Let’s scrap ‘Small Business Saturday’ and ‘Be Local, Buy Local’ in favor of something simpler


I’m not sure what happened to promotion for this year’s Small Business Saturday here in Northfield but it seems to have tanked right along with Be Local … Buy Local (BLBL), the campaign by the Northfield Area Chamber of Commerce and the Northfield Downtown Development Corporation “that promotes the importance of shopping locally for products and services in the Northfield area.”

My suggestion?

Keep it simple:


3 thoughts on “Let’s scrap ‘Small Business Saturday’ and ‘Be Local, Buy Local’ in favor of something simpler”

  1. Actualy, we are confronted with two choices (a false dichotomy, but I digress). As productivity increases, the makers (farmers, lumbermen, bakers, miners, welders, etc) have to either (1) give stuff to the takers* (bankers, lawyers, accountants, artists, and formerly employable makers) or (2) figure out ways to let them become virtual-makers(tm), e.g., by paying more for their crafted work than they would have to if buying the cheaper, high-productivity goods. This would mean deliberately reducing productivity, thus lowering total goods available to everyone. As usual, this would hurt the poor more than the rich, since lower productivity means less for everyone (on average) and the poor would immediately find less access to what was produced. Wrestling with this issue leads to nosebleeds and brain attacks, and it is no wonder that no politician or journalist can even pretend to think about this issue except through the lens of “If you don’t go out and shop, the terrorists have won.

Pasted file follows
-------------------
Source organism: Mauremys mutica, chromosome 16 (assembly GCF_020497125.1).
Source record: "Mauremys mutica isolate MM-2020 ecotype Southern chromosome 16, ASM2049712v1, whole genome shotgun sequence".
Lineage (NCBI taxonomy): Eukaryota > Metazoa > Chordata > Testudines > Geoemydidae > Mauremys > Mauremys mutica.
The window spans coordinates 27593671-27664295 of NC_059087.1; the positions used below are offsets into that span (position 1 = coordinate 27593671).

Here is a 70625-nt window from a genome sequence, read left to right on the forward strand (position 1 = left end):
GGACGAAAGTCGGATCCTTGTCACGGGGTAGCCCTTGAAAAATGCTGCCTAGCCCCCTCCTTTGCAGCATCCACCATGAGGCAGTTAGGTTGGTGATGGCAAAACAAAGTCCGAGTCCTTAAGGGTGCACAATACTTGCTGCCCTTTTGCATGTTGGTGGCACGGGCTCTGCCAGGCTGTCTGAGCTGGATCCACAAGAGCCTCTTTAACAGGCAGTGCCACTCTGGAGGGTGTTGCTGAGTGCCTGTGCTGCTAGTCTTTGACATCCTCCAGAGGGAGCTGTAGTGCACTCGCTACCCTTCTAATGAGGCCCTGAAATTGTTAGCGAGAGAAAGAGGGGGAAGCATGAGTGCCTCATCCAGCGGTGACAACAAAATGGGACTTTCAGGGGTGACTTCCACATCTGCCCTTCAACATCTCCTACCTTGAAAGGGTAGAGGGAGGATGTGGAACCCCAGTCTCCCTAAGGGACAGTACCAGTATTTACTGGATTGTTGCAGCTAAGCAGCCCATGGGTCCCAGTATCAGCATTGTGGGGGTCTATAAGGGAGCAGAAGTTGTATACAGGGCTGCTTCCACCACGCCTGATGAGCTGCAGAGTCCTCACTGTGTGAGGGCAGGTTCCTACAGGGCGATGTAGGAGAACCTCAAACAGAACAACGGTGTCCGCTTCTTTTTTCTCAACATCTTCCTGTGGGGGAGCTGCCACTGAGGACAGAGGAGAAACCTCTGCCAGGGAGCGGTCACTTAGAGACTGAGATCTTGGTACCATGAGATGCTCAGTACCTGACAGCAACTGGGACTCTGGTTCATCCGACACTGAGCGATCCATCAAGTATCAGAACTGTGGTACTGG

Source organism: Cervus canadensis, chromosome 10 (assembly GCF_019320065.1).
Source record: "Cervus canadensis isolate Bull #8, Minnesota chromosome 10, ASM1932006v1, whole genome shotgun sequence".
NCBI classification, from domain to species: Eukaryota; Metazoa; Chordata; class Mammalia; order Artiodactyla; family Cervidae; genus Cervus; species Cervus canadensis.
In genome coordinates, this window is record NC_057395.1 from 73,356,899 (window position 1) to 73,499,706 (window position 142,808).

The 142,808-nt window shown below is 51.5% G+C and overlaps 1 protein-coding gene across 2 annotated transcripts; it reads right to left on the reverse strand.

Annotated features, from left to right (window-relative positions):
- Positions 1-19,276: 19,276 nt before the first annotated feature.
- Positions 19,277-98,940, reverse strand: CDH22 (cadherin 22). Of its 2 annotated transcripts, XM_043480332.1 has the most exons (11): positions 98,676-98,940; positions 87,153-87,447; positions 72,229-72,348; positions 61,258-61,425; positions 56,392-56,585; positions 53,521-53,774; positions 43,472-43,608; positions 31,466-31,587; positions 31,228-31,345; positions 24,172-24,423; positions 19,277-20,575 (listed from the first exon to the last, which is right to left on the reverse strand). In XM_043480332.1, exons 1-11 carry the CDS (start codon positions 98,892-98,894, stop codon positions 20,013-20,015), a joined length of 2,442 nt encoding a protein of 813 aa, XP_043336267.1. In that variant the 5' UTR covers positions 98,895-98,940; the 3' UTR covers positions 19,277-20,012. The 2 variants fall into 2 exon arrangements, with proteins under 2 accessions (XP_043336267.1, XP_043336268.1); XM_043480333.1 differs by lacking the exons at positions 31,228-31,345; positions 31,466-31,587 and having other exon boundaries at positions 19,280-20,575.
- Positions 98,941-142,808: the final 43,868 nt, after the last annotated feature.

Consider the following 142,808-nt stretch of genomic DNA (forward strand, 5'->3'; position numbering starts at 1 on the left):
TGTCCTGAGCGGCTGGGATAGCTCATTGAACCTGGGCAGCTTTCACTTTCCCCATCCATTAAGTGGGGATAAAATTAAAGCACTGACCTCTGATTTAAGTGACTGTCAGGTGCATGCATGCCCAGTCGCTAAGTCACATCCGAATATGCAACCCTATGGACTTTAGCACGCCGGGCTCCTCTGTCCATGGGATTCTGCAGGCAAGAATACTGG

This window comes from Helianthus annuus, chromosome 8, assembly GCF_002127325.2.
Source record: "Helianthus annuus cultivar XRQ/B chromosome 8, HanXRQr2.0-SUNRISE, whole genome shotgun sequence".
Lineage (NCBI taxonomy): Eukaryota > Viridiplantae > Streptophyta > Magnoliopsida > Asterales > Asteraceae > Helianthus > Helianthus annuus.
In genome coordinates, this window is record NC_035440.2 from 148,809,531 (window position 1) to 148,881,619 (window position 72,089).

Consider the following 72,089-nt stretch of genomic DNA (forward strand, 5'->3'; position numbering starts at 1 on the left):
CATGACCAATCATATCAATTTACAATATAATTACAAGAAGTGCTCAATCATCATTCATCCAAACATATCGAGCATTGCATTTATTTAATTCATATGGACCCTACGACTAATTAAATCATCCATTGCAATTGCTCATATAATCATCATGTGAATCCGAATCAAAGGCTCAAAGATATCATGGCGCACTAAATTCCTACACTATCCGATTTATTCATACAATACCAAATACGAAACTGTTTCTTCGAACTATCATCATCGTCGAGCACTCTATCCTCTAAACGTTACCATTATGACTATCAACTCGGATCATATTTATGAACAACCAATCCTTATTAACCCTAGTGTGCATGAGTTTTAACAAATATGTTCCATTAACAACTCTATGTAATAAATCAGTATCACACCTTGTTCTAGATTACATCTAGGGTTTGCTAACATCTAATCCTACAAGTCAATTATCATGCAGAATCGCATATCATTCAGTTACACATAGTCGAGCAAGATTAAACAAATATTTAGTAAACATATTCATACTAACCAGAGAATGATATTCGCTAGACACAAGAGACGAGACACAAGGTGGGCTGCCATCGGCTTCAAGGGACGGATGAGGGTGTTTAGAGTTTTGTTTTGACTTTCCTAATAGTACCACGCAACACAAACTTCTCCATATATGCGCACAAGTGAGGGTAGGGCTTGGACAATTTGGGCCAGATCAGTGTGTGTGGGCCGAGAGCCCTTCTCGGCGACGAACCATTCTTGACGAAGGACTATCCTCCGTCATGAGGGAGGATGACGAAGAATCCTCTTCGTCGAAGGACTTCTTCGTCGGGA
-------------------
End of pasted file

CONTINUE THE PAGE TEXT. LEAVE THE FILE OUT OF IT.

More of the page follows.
* I use the term takers. not in its pejorative sense but rather as a contrast with makers. Makers are the people who actually convert materials from raw to useable form. Although some takers (e.g., lawyers and bankers) do serve to stabilize the marketplace, their value is on a different metric than someone who actually plants a crop and harvests it, or someone who converts raw steel into a bicycle.

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